Discussion in 'Amateur Radio News' started by KM4ACK, Sep 27, 2019.
As a once AEC & Emergency Coordinator for Orange County - Orlando, FL, this is no mode nor methodology for "emergency preparedness." FIRST OF ALL, in an emergency, the duty for an amateur radio operator on call-up IS COMMUNICATIONS! You mention, OTHER PRESSING MATTERS?!? DEBRIS CLEAN-UP?!?
Come on man!
Have YOU EVER BEEN INVOLVED IN THE LIKES OF A REAL EMERGENCY WHEREAS >>>RELIABLE<<< COMMUNICATION IS OF THE UTMOST IMPORTANCE?!? I'm thinking, due to your verbiage and hype about the likes of this, NOT TO MENTION HAVING TO TRAIN ALL THE VOLUNTEERS ON THE LIKES OF SWIFT DEPLOYMENT, RELIABLE COMMUNICATION....AND CONSTANTLY BEING ON THE SAME PAGE THROUGHOUT A DEPLOYMENT...indeed you haven't pal!
Deployment has always revolved around the premise of K.I.S.S. (Keep It Simple Stupid) You sir are SO FAR off the charts it's beyond imaging the chaos that would be created using your methodology.
I'm calling FAIL just the same as I did on your other QRZ video involving preparedness! In the interim, let's try and focus on what's important to get the job done for your community and NOT trying to steer folks to your PATRON scenario for YouTube.
I shutter to go to your YouTube page to see what additional "thoughts" you've presented in this arena. Although, you yourself on your qrz.com profile declared the likes of your YouTube antics as being a "MISADVENTURE." Well, my humblest opinion declares, you're SPOT ON ABOUT THAT my friend!
73 de NU4R
With the enhancements made to public safety communications systems since 2003, thanks to billions in FEMA grants, the role of amateur radio in emergencies in the USA is different than it was prior to then. Now most AR communications in an emergency is in support of NGO's, the Red Cross, and entities like schools which have not received such grants. I agree with NU4R that in support of those entities we need to KISS. Typically voice communications are what gets the job done. Yes there is room for digital stuff but not modes which most amateurs do not have and which require mega training to use effectively. You can thank the ARRL for using EMCOMM as a marketing tool raising false hopes and expectations on the part of those amateurs who have zero real world experience in terms of what responding to a disaster is all about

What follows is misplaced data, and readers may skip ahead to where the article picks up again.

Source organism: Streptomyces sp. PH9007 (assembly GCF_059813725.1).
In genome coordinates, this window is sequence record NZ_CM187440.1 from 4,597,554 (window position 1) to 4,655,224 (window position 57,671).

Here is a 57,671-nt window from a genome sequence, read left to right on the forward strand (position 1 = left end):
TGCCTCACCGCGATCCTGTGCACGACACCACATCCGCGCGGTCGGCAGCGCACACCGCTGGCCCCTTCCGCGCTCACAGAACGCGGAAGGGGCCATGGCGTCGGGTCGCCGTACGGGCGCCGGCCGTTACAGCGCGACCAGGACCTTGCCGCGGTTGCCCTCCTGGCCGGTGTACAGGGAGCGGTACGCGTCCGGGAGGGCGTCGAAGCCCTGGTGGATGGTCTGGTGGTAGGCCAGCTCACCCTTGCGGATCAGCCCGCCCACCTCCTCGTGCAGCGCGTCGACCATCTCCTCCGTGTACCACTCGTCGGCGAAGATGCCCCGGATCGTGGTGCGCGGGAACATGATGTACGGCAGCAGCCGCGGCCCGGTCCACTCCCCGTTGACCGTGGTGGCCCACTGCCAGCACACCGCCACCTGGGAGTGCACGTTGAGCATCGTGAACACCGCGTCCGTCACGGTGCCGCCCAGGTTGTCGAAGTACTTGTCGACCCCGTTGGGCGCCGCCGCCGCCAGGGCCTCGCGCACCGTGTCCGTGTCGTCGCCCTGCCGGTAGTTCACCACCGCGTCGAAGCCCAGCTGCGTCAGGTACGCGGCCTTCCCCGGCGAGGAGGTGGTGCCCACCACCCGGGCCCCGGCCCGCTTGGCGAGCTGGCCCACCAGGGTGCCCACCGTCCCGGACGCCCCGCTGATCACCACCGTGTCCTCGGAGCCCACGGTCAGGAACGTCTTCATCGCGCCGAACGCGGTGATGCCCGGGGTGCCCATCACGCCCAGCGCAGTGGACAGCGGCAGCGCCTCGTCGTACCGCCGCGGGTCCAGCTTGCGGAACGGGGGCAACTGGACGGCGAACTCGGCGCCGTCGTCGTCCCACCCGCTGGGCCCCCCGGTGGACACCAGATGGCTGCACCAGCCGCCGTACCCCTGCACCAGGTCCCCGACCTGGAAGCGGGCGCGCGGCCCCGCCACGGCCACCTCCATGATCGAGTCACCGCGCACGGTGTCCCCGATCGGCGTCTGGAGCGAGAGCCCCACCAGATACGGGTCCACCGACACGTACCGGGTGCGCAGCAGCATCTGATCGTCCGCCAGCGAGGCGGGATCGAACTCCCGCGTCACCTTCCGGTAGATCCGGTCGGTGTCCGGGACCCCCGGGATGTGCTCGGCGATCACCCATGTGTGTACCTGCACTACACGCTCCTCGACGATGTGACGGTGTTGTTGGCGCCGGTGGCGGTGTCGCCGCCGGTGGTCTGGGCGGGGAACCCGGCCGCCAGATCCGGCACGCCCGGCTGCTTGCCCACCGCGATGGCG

And maybe also shudder?
"I shudder when I have to close the shutters before a storm."
@NU4R. Not sure why this offended you so badly. I didn't take the video or any of his videos in the same light as you. I believe KM4ACK is speaking of comms from a a personal standpoint where you ARE worried about clean up, looking after neighbors and all, in which case Js8 is great for that as it doesn't need the operator to be sitting at the rig to receive a message. He (I don't believe) is speaking on behalf of NGOs. They have (as you know) support levels that allow for constant voice comms. JS8 is just another tool that is great for the INDIVIDUAL operator. And also Sir, as a word of advice (which I'm sure you don't need), coming off as a total grumpy, crazy old jack ass makes more people dismiss anything you say rather try to see your view.
73 de KF7VUT
This is the major failing and fallacy of amateur radio emcomm. We're communicators, don't ask me to do anything else except communicate. We need pictures of amateurs communicating for the ARES letter and QST. If you get activated and show up at a shelter and they ask you to do mundane things, like fold blankets because the comms are handled, are you going to take your communicator toys and go home, or are you going to pitch in and help?
You also seem to have problems with the distinction between "voluntary" and "duty". The definitions are very clear if you look them up.
@K0IDT: I like your signature, "When all else fails there's beer".
"Beer is proof that God loves us,
and wants us to be happy." :: burp ::
- Ben Franklin
I actually think JS8Call has potential. I watched a couple of videos, played around with it for 30 minutes and was making contacts... not sure if that counts as mega training requirement. I already have a radio, signa link, laptop, took me about 10 minutes to download and install the software. Wasn't difficult, I'm sure most amateur radio operators can do it. It's not perfect for amateur radio emergency communications but the core stuff is there. It kind of reminds me of the old SEDAN network (FM packet) we had in Florida, it provided similar capability.
Oh, I'm an AEC, in Florida, and I do real world disaster response.
If I was brought in with the understanding that I was there for communication work and then they wanted me to fold blankets, I would most definitely return to my nice warm home. But then I am a self proclaimed heartless bastard.
Where you doubtlessly would do more good than harm.